Lots of great ideas in these comments. I’ll throw one more suggestion out there. Rather than using five different index funds to mirror the ETF portfolio exactly, Donald may want to think about using the TD Balanced Index Fund (TDB965). This is about 50% bonds, 30% Canadian equity and 20% US and international equity, so it’s a rough proxy for the whole portfolio (albeit more conservative). He could just set up a PPP to this one fund withdraw it once a year when he rebalances. The MER is 0.83%, and it accomplishes the goals of keeping things easy to manage while still taking advantage of dollar-cost averaging.

  6. Financial Cents September 15, 2010 at 8:57 pm #

    Nice incentive!

    Totally agree, PACC is a nice feature for Claymore ETFs but it shouldn’t drive the entire decision behind which ones to use. My wife and I hold XIU and XBB in our RRSPs, and love them both for the dividends.

    My question for Donald is, does he have anyone else in the household with a brokerage, investment, RRSP account?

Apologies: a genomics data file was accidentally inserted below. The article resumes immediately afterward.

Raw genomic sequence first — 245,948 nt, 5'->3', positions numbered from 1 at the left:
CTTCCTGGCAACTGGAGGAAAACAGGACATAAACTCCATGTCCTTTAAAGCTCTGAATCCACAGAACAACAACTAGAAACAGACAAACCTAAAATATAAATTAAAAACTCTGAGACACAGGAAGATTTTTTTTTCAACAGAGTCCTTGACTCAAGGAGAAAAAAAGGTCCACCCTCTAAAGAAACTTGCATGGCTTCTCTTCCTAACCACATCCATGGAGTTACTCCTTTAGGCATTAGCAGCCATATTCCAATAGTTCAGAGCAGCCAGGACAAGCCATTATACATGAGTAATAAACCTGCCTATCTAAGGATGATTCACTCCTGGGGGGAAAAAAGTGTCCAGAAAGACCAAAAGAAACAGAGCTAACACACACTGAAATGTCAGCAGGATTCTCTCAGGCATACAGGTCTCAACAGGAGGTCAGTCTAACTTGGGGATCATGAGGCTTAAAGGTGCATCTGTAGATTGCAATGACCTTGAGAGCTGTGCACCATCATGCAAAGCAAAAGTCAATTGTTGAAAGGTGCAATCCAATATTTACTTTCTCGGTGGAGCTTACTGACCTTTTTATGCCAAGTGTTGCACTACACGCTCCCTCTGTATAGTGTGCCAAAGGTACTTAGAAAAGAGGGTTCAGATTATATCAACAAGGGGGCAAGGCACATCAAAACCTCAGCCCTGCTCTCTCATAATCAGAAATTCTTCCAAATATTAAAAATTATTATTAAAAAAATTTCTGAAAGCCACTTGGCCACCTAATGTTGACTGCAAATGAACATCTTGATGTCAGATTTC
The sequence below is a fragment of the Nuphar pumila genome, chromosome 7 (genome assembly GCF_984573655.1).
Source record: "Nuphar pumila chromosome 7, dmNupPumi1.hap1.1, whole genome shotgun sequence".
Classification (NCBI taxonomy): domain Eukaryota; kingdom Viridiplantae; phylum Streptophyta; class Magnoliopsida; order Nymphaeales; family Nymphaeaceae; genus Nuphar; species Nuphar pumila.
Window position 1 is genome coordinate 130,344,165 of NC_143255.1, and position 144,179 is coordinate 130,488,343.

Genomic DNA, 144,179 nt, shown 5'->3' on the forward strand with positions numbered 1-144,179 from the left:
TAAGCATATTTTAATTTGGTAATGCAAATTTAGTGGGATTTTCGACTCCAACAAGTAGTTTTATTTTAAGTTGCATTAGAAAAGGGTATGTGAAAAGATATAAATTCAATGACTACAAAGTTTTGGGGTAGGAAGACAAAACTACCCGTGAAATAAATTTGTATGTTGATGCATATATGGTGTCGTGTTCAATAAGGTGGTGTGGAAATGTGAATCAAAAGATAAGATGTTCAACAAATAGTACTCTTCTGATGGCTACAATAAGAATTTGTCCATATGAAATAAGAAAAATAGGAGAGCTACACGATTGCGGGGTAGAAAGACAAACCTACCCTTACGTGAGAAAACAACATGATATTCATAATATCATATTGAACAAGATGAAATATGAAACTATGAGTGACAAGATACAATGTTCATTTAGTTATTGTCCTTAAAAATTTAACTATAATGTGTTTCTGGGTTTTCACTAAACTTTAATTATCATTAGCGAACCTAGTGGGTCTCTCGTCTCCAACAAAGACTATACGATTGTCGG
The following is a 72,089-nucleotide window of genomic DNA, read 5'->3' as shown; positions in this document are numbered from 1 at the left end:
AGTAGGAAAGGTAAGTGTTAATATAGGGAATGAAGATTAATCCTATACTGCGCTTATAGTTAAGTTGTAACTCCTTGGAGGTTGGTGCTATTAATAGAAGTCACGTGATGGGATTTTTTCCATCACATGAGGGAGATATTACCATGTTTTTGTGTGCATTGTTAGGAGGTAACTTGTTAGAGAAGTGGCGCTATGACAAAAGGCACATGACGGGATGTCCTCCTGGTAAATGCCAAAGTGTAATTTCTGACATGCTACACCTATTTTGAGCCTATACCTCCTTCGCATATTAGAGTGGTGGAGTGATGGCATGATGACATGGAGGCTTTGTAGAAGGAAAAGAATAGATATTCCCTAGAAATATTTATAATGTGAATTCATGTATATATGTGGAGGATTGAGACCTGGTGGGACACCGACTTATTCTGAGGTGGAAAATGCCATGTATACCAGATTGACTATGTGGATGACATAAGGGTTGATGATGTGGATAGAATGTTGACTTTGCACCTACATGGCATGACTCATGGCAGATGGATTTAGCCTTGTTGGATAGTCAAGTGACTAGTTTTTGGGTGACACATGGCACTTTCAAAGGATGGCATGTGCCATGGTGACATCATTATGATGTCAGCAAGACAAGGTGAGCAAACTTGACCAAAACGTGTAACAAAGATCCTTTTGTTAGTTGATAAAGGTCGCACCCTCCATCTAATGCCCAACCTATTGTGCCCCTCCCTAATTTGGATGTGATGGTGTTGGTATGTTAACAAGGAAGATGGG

If so, Donald could switch that investment account to his institution (if not already with them) and ask that institution to place all investment accounts under a “household” banner. For example, TD Waterhouse reduces transaction fees to $9.99 each when $100,000 K is invested as a “household”. That would reduce Donald’s rebalancing fees by one-third (was $145 on trades ($29 × 5 ETFs)).

    You can’t get much cheaper than that.

    Cheers,
    Mark

  7. Greg September 15, 2010 at 9:22 pm #

    If he goes the route of 1 fund, to invest in something closer to his target allocation, he could use the ING Streetwise growth fund. That would give him a 1/4 split between CDN bonds, CDN equities, INTL equities and US equities. He would have to open an RSP account at ING and transfer to the other account once per year so slightly more work. MER for ING may also be slightly higher than the TD.

    But, is the higher MER of these products worth the convenience over the e-series?

  8. telefantastik September 16, 2010 at 2:08 am #

    woa, $2,000/month? that’s $24k/year – or $2k over 2010 RRSP contribution limit (http://bit.ly/8XPzlY). surely you can overcontribute $2k (without the benefit of tax deduction), but why lock up this extra money in RRSP when you can divert it to an un-registered or a TFSA…?